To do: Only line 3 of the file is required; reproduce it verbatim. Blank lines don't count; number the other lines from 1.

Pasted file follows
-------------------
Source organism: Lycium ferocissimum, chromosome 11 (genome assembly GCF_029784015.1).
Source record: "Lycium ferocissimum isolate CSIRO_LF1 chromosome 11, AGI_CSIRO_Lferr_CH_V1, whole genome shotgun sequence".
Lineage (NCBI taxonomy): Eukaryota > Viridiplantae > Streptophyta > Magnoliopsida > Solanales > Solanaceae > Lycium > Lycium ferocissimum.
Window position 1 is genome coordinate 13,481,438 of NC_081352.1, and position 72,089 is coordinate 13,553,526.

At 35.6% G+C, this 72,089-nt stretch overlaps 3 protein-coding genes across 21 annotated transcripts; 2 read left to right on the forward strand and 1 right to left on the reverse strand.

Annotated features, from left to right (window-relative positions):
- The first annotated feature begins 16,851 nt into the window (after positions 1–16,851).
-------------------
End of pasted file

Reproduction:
Lineage (NCBI taxonomy): Eukaryota > Viridiplantae > Streptophyta > Magnoliopsida > Solanales > Solanaceae > Lycium > Lycium ferocissimum.